“She’s fine. He didn’t hit her or anything. He knows better. She’d clobber him but good, and he’d end up dead or something. She’s sure mad as hell,” Ruth answered, “and possibly filing for divorce, but she’s fine.”
“At least there’s that. I’m going to try to talk to your dad. Stay back, okay?”
She nodded. “Just make sure you get his attention before you get too close. I hollered at him earlier and the bird bath bought it when he turned around too quick.”
Jason hid his curse under his hand. Squaring his shoulders, he moved closer to Don. As he did, the man turned around and spotted him. Unfortunately, he had been in the middle of another fiery spurt, and the flames followed, shooting in Jason’s direction.
Cursing again, this time more virulently, Jason’s hand hovered over his service weapon. “Damn it, Don! You want to watch it with that thing?” He wasn’t close enough to get burned, though the heat was uncomfortable during the few seconds Don held the trigger down. “Don’t make me draw this gun.”
“Oops, I reckon that’d be a bad deal for both of us.” With a rueful grimace, Don dropped the flamethrower’s gun to his side, letting it dangle harmlessly as he stomped across the yard toward the driveway.
“Didn’t see you there, Jason,” he apologized, his words slurred. “Sorry about that.” He stopped, still several feet away, when Jason held up his free hand.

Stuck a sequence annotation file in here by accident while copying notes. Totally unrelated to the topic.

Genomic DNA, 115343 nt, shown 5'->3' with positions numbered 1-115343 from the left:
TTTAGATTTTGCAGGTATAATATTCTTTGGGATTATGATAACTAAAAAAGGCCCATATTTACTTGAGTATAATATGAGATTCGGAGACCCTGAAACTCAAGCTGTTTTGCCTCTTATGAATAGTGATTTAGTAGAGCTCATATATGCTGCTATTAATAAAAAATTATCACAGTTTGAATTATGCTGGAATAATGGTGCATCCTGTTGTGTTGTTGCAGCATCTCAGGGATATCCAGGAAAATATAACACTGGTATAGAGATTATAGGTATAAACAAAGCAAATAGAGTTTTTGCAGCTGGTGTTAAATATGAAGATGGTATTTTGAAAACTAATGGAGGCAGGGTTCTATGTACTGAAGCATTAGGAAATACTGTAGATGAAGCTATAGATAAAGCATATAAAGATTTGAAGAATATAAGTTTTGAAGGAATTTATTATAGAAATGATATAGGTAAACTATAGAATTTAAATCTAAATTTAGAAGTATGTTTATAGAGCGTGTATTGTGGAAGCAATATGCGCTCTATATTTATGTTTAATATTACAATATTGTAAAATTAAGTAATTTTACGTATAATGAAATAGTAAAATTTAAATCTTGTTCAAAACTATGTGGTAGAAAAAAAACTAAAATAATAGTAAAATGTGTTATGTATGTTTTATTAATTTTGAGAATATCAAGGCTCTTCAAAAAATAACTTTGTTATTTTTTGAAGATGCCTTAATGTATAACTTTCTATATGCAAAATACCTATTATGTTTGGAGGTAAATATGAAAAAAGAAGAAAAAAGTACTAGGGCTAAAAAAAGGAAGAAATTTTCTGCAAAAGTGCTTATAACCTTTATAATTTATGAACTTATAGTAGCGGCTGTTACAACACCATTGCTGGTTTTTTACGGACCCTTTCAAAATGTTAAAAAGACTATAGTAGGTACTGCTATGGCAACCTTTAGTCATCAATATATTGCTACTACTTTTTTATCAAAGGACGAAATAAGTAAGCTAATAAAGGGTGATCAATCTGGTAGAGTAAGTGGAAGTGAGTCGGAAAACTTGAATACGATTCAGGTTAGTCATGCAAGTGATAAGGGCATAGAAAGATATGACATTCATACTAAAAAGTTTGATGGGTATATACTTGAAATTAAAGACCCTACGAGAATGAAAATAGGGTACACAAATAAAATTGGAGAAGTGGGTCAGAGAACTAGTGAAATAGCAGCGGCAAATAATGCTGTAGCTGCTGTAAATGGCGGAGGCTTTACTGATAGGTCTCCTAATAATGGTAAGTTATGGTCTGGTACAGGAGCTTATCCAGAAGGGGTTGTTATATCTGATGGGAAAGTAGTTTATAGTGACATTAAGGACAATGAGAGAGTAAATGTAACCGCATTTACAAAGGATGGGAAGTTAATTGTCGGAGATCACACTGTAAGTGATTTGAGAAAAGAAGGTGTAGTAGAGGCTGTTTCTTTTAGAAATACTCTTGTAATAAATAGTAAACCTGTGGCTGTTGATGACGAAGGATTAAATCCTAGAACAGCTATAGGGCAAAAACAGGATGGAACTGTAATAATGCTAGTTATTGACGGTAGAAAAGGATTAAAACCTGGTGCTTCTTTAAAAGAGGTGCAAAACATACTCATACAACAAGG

“You want to take that thing off?” Jason wasn’t about to move his hand away from his weapon, just in case, until the man was safely parted from the flamethrower.
“Sure, sure.” With movements clumsy from the alcohol, Don unbuckled the harness from his chest and dropped the flamethrower to the ground. He grinned as he came closer. “You gonna take me in?”
“I’m afraid so. Your wife is pretty upset, and you’ve done some damage here tonight.”
With a proud grin, Don looked back at the shed. “Guess I have. I’ll go with you peacefully, you know. I could use a good night’s sleep. The old woman, she snores loud enough to shake the rafters.”
Shaking his head with exasperated disgust and reluctant amusement, Jason walked the now-docile man to his cruiser as the fire trucks drove up. “What the heck were you doing here, Don?”
“Well, see now, my Dorie? She says I drink too much. Says ‘pink snowbunnies will ski in Hell’ before she’ll let me back in the house after this round. I was just giving her what she asked for, stupid woman.”
Speechless, Jason pointed at the snowshoes the other man wore. They were attached to the costume feet with duct tape. “Okay, but why snowshoes?” he asked when he could make his mouth work around his astonishment.
Don shrugged. “Couldn’t find any skis.”
As he cut the tape away from Don’s feet and helped get the snowshoes off so he could load the man into the back of the cruiser, Jason shook his head. With his passenger closed safely inside, he cast his gaze heavenward. He could just imagine the teasing he was going to get for this. The report alone, which would no doubt be circulated within the department, was going to be hard to live down, never mind the story.
“Why am I the only one who gets these calls?” he asked the indigo sky. There was no answer, but he could have sworn the stars twinkled just a little brighter after he spoke, as though heaven itself found his situation amusing.